Personal Symbol Lesson Plan

Instructor: Christopher Muscato

Chris has a master's degree in history and teaches at the University of Northern Colorado.

With this lesson plan, your students will create a symbol that reflects their own distinct sense of self and explains their artistic choices, helping them appreciate the development and usage of symbolism in art and literature.

Learning Objectives

Upon completion of this lesson, students will be able to:

  • Communicate the importance of symbolism
  • Identify important elements of a symbol
  • Create a symbol that figuratively reflects their distinct sense of self

Length

45-60 minutes

Curriculum Standards

  • CCSS.ELA-LITERACY.W.9-10.1.D

Establish and maintain a formal style and objective tone while attending to the norms and conventions of the discipline in which they are writing.

  • CCSS.ELA-LITERACY.W.9-10.2.D

Use precise language and domain-specific vocabulary to manage the complexity of the topic.

Vocabulary and Phrases

  • Symbolism
  • Abstract
  • Shape
  • Color

Materials

  • Paper
  • Pencils, pens, markers, colored pencils, and/or other writing utensils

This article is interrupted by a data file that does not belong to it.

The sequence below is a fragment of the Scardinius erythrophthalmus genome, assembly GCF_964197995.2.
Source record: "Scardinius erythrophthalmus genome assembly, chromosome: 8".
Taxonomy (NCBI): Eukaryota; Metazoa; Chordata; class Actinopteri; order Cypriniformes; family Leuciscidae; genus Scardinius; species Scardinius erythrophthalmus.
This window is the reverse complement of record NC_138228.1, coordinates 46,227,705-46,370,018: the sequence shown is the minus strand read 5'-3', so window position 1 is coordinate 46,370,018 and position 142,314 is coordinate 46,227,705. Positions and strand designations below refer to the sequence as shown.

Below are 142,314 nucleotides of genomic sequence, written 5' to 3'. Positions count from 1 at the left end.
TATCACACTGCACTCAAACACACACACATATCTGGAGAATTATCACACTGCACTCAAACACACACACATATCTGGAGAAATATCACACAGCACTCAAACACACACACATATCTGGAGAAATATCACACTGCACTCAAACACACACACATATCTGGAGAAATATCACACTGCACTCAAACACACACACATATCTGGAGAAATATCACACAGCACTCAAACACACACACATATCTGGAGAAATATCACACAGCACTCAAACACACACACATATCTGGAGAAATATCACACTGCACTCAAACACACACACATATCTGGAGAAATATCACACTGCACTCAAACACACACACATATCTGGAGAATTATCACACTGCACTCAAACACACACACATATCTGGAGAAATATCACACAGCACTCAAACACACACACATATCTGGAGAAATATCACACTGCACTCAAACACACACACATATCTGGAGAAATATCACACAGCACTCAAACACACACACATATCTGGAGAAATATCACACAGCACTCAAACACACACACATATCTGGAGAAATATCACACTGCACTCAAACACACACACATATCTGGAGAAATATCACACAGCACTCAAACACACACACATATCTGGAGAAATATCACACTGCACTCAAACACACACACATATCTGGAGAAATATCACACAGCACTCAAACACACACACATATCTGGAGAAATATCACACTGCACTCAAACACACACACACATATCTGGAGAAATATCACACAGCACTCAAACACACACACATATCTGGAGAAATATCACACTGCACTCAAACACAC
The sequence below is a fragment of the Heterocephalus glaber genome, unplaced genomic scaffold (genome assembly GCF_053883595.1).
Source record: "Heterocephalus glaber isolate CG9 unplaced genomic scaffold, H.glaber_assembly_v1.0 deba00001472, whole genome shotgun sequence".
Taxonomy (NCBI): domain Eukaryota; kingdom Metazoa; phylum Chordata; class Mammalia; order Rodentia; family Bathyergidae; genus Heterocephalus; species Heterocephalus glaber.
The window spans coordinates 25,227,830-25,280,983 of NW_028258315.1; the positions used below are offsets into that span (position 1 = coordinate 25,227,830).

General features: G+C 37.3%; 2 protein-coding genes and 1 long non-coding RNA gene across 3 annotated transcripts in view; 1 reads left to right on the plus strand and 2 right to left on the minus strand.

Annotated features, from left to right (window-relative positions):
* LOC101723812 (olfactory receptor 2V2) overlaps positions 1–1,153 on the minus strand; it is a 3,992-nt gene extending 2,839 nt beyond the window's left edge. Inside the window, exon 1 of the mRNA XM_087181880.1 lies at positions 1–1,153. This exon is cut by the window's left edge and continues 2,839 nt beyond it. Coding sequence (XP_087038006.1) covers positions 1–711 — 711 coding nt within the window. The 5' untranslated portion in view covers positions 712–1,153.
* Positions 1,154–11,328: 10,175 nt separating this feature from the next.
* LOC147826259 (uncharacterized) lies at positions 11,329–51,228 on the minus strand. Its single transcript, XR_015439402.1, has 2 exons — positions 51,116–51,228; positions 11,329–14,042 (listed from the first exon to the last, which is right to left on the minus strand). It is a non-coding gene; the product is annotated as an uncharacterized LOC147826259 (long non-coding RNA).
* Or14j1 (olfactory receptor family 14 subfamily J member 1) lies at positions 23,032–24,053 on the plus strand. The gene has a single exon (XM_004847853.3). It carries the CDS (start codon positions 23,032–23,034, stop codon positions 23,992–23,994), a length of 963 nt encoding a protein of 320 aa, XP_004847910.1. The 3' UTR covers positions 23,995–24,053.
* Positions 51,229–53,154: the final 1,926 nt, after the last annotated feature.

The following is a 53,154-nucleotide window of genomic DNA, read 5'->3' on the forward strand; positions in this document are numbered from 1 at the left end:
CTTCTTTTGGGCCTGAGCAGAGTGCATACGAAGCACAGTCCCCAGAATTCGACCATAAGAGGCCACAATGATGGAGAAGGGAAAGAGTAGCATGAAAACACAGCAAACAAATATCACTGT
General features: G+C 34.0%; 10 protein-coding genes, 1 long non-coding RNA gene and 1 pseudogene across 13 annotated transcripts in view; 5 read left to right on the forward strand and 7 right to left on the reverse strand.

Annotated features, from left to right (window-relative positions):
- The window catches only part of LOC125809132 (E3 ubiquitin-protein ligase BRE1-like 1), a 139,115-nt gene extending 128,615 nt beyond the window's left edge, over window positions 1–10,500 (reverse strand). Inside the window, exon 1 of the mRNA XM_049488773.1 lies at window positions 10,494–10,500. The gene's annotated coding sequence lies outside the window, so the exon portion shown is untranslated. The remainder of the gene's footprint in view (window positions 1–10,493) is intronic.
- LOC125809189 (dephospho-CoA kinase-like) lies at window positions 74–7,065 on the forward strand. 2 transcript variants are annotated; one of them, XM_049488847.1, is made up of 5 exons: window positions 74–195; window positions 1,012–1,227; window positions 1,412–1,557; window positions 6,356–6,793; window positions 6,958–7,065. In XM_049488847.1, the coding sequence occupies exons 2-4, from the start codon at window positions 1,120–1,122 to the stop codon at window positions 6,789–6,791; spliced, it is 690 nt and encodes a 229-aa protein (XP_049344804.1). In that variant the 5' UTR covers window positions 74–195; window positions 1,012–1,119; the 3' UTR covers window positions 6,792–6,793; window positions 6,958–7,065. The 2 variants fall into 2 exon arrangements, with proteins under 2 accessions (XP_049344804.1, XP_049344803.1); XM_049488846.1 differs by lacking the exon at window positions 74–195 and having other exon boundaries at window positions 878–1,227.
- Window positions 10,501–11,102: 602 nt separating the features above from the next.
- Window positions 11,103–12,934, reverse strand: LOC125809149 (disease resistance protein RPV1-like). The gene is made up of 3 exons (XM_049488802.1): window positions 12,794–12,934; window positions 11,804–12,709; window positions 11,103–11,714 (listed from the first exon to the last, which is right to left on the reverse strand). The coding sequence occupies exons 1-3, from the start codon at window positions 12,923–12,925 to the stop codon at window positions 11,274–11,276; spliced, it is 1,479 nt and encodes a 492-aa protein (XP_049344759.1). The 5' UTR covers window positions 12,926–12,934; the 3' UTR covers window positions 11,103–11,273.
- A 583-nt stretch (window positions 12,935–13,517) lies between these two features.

Instructions

  • Ask the class to think about all the symbols they encounter on a daily basis.
    • What kinds of symbols do they experience? (Logos, school mascots, etc)
    • Why are symbols important? Why do we use them?
    • How do these symbols communicate their meaning?
    • How does color, shape, or degree of abstraction impact the effectiveness of a symbol?
    • How have humans used symbols to represent themselves throughout history?

'Who Are You' Exercise

  • Tell students that they will be creating symbols to represent themselves and their personal identities. Explain that you are going to start by asking students to free associate about themselves. Ask students to take out a piece of paper, and create three columns.
  • Ask the following questions, giving students a chance to write down their answers individually between each question. Instruct them to write their answers in column one.
    • What is your favorite academic subject?
    • What colors are significant to you?
    • What is your favorite food?
    • What are your three favorite hobbies?
    • Where would you most like to travel?
  • Ask students to answer the following questions in column two.
    • If you were an animal, what would you be?
    • If you could have lunch with any person from history, who would it be?
    • If you could live inside any story/movie, which would it be?
    • If you were a plant, what would you be?
    • If you were a non-living object, what would you be?
  • Ask students to answer the following questions in column three.
    • Where do you feel most at home?
    • What is your relationship like with your family?
    • What five words describe your personality?
    • What would your friends say are your best traits?
    • What are your top three goals in life?

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